In the review above, we discussed the effectiveness of First Step Next. Based on the available evidence, it is an effective intervention for preschool through third grade students. The next question for school leaders is how cost-effective it is? In other words, how much do they pay for the obtained outcomes? School financial resources are limited, so educators must be cost-conscious. The next evolution in the evidence-based practice movement in education is conducting cost-effectiveness analysis. Regardless of effectiveness, if an intervention has a poor cost-benefit ratio, then it is not likely to be adopted. The authors of this study evaluated the cost-effectiveness of an efficacy study of First Step Next. Cost-effectiveness was calculated for the combined intervention of First Step Next and homeBase, First Step Next alone, and homeBase alone. Cost-effectiveness was evaluated for classified as ADHD, students classified Conduct Disorder, and those students with comorbid ADHD and Conduct Disorder. Treatment effectiveness was defined as movement from the clinical range into the borderline or normative range or from the borderline to the normative range post-intervention.
The combined intervention of First Step Next and homeBase was the most cost-effective. The combined package cost more to implement but produced a greater return on the investment than First Step Next alone or homeBase alone. First Step Next alone was the next most cost-effective, and homeBase was the least cost-effective. In terms of treating the clinical syndromes addressed in this study, it was most expensive to produce improvement in the comorbid condition of ADHD and Conduct Disorder, followed by Conduct Disorder, and then ADHD.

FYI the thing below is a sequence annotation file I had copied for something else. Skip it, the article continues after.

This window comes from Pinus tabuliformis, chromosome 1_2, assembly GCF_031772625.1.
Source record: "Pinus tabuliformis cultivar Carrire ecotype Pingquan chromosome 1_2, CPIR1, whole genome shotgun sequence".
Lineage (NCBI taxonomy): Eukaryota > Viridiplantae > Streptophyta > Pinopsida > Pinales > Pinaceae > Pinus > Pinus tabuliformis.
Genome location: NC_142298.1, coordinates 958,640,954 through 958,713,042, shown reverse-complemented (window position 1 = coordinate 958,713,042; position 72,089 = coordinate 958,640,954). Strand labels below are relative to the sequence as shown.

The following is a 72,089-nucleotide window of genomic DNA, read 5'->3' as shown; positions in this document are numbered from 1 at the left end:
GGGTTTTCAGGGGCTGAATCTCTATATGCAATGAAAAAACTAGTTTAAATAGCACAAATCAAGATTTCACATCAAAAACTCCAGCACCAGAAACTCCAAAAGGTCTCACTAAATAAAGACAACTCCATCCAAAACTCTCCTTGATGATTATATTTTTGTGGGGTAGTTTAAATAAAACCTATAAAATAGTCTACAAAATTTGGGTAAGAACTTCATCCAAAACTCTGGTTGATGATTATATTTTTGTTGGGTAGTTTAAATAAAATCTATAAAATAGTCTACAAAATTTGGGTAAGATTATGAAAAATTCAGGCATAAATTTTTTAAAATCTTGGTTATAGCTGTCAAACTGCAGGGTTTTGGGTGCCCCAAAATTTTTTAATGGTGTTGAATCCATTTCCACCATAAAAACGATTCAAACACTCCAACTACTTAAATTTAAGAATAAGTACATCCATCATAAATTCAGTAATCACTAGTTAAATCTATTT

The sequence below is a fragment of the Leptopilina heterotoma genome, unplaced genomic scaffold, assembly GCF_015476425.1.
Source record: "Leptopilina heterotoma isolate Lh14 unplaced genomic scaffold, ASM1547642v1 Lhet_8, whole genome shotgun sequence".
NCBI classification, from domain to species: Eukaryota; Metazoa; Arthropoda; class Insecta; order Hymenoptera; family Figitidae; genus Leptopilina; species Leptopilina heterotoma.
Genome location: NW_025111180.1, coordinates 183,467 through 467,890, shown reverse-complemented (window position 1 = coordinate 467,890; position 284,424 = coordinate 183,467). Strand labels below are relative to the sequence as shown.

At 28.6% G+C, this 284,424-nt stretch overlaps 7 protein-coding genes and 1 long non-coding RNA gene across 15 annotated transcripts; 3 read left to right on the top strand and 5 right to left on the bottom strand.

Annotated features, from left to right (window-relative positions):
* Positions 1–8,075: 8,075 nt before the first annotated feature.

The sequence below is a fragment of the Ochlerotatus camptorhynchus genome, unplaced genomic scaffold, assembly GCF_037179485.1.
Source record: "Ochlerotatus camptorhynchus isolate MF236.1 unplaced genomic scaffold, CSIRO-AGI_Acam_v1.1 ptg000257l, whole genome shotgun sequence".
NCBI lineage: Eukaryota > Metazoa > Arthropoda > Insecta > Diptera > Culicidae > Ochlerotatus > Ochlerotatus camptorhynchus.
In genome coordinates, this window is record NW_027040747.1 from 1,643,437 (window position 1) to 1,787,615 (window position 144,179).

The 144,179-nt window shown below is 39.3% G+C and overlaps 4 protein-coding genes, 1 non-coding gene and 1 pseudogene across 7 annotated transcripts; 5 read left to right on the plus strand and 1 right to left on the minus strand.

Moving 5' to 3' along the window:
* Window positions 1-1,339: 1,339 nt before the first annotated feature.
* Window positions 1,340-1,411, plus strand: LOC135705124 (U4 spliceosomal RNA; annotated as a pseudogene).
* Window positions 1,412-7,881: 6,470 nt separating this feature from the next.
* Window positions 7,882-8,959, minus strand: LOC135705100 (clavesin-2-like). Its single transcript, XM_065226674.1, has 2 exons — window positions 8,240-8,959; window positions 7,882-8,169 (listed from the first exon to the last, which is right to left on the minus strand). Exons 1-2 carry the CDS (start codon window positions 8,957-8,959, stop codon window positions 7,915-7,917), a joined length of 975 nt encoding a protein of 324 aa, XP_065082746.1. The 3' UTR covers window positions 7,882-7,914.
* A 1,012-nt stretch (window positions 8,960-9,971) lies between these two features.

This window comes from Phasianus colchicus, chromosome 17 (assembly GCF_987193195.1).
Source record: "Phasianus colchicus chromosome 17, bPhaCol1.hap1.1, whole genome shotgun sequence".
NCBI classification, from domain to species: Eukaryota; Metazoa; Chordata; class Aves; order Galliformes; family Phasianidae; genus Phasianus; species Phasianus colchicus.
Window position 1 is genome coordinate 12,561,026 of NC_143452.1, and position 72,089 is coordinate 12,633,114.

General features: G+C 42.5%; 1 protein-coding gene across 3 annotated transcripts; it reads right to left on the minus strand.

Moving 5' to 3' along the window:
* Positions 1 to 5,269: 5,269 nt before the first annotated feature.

This study highlights the complexity of decision-making for school leaders. The combined package of First Step Next and homeBase is the most expensive intervention but produces the greatest return on investment. It is not always possible for school leaders to offer the multi-component intervention because parents may refuse to participate or district policies may prohibit home-based services. The school leaders will still achieve a reasonable return on their investment by offering First Step Next alone. Adding to the complexity of decision-making is the differential cost-effectiveness of the different clinical populations. School leaders will get the greatest return on investment for addressing ADHD. Providing First Step Next to address problems associated with the comorbid condition of ADHD and Conduct Disorder is more expensive, thus reducing the cost-benefit ratio. It may be that First Step Next is still more cost-effective than some other interventions developed to address this population. Comparisons with different treatments were not conducted in this analysis.
These data should be taken with a “grain of salt.” The data were derived from a large-scale efficacy study. These tend to be more expensive since researchers are so closely involved in the implementation of the intervention. Efficacy studies usually produce greater effects than when usual school resources implement an intervention. The outcomes would not be as strong, but the costs may be less, so the cost-benefit ratio may be approximately the same. These analyses are a welcome addition to the evidence base for specific interventions. It would be beneficial to have cost-effectiveness data for an intervention across different contexts and populations.
Kuklinski, M. R., Small, J. W., Frey, A. J., Bills, K., & Forness, S. R. (2022). Cost Effectiveness of School and Home Interventions for Students with Disruptive Behavior Problems. Journal of Emotional and Behavioral Disorders, 10634266221120521.
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